Monday, Apr 23, 2018
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Issue 2: A vote for kids

The Lucas County Children Services' 1.4-mill levy on the Nov. 6 ballot is music to the ears of property owners. Here's an agency that wants voters to approve a reduction in taxes. Provided services don't suffer, we think that's a good idea and recommend a vote For Issue 2.

The agency that tends to the county's abused and neglected children, and when necessary oversees adoption and foster placement, seeks to reduce its local tax revenues for several reasons.

First, LCCS believes that its careful stewardship of tax funds enables it to get by with less, even though the need for the services the agency provides has not diminished but grown.

Second, the agency has identified, sought out, and secured other funding sources - including government and private - which have helped LCCS keep the bottom line in the black.

How much less? The 1.4-mill, five-year levy would replace a 2.25-mill levy that expires at the end of this year. Over the life of the new levy, it's expected to generate about $55.9 million. The proposed levy would cost the owner of a $100,000 home $42.88 a year.

In reality the net reduction is not all that great, given increased property valuations, but still, a reduction is a reduction.

Even though more children are in the system - the 11,500 served by the agency in 2000 is a 6 percent increase over 1999, and the 4,750 families serviced a year ago is a 5 percent increase over 1999 - placement costs have still been kept down. That's partly due to the fact that the number of children placed with relatives outside the primary home has remained steady, while those placed in foster care has declined considerably.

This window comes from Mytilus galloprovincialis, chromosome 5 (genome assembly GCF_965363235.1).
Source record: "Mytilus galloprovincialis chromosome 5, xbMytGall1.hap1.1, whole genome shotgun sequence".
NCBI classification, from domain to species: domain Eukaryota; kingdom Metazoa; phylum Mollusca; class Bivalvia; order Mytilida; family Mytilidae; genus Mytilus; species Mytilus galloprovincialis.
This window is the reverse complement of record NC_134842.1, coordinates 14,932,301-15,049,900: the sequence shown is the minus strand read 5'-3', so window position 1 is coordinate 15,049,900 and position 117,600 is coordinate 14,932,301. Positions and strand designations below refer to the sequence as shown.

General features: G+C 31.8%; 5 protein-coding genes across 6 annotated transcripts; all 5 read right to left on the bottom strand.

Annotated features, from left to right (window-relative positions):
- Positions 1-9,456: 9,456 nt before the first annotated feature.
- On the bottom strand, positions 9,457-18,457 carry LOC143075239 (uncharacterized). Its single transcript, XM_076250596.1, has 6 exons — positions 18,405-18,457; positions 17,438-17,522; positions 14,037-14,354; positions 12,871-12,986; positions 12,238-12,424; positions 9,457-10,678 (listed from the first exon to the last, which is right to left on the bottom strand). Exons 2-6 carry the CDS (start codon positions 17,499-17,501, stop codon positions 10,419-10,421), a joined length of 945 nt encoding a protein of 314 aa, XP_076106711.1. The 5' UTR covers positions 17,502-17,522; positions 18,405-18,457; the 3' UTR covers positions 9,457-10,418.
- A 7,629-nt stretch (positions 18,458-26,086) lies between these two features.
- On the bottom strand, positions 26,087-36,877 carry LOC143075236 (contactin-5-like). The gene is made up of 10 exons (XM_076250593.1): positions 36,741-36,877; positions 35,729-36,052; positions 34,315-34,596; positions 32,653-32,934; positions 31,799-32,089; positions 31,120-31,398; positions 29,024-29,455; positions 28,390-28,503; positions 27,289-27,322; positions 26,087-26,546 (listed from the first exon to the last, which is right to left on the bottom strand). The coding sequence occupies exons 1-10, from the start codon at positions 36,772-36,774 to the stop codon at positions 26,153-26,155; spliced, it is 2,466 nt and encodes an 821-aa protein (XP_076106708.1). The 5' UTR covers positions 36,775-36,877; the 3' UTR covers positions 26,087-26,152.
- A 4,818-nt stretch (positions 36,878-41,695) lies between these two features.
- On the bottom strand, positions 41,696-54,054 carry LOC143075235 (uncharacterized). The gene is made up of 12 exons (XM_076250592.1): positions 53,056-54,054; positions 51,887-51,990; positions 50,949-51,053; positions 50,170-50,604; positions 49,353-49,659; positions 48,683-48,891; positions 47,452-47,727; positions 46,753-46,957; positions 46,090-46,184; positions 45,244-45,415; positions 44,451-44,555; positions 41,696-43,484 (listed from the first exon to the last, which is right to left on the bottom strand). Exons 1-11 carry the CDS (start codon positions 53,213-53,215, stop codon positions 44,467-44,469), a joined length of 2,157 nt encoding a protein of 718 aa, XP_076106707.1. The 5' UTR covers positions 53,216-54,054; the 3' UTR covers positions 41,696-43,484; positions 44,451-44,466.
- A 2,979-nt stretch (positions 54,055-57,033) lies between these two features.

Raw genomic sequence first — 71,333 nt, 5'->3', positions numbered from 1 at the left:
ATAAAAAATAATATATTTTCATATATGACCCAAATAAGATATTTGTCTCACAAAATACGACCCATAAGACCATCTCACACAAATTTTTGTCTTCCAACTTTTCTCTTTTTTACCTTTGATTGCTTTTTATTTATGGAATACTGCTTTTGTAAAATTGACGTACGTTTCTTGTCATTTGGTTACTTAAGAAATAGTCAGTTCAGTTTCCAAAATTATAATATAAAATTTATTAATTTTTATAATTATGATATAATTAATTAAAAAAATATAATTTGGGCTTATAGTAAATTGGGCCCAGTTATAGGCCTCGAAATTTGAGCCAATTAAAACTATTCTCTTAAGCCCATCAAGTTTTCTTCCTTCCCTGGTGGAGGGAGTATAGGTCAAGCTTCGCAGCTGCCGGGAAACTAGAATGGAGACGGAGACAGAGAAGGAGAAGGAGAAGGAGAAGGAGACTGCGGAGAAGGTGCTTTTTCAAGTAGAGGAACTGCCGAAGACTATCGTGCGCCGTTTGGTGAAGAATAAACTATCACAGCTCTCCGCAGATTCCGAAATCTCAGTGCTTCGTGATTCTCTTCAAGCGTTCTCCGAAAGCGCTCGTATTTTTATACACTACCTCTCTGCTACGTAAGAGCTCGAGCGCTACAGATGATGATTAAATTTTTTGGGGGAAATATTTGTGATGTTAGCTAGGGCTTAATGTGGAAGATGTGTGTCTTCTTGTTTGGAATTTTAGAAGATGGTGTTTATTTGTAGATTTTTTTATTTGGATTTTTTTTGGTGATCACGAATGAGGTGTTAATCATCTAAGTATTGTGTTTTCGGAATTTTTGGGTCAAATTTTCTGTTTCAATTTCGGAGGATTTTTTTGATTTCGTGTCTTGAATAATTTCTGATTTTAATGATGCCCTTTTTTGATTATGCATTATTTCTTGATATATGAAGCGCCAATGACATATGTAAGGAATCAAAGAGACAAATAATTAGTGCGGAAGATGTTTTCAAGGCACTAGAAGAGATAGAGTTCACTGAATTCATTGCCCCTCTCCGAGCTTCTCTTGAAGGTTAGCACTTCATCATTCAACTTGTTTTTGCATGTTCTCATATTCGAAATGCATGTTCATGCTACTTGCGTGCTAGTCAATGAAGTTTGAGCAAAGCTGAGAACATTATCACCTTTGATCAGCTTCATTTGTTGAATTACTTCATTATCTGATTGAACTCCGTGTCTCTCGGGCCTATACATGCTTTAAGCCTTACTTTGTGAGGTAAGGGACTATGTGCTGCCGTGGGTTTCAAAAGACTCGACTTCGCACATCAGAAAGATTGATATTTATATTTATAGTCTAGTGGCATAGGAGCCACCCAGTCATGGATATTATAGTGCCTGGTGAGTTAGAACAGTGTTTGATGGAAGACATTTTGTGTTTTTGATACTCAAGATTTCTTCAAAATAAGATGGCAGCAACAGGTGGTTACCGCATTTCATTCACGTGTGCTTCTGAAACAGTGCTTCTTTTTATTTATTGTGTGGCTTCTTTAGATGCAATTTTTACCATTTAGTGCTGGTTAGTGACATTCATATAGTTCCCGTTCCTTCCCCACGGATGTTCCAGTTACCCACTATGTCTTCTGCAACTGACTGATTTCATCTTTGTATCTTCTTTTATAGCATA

Also, relatives don't receive as much reimbursement for care as do foster parents. Consequently, a savings is realized there as well. Dean Sparks, executive director of LCCS, says the agency couldn't “in good conscience” ask voters for more money than it needs.

That's a refreshing attitude for an agency that has had its problems but seems to be running more smoothly under Mr. Sparks' leadership.

It might appear that LCCS would have to cut programs under a reduced, replacement levy. But in fact LCCS plans new education intervention and additional in-home services, and it plans to expand support for kinship services.

We will watch Lucas County Children Services closely to make sure reduced tax revenue does not harm its mission, but we have no qualms about recommending Issue 2.

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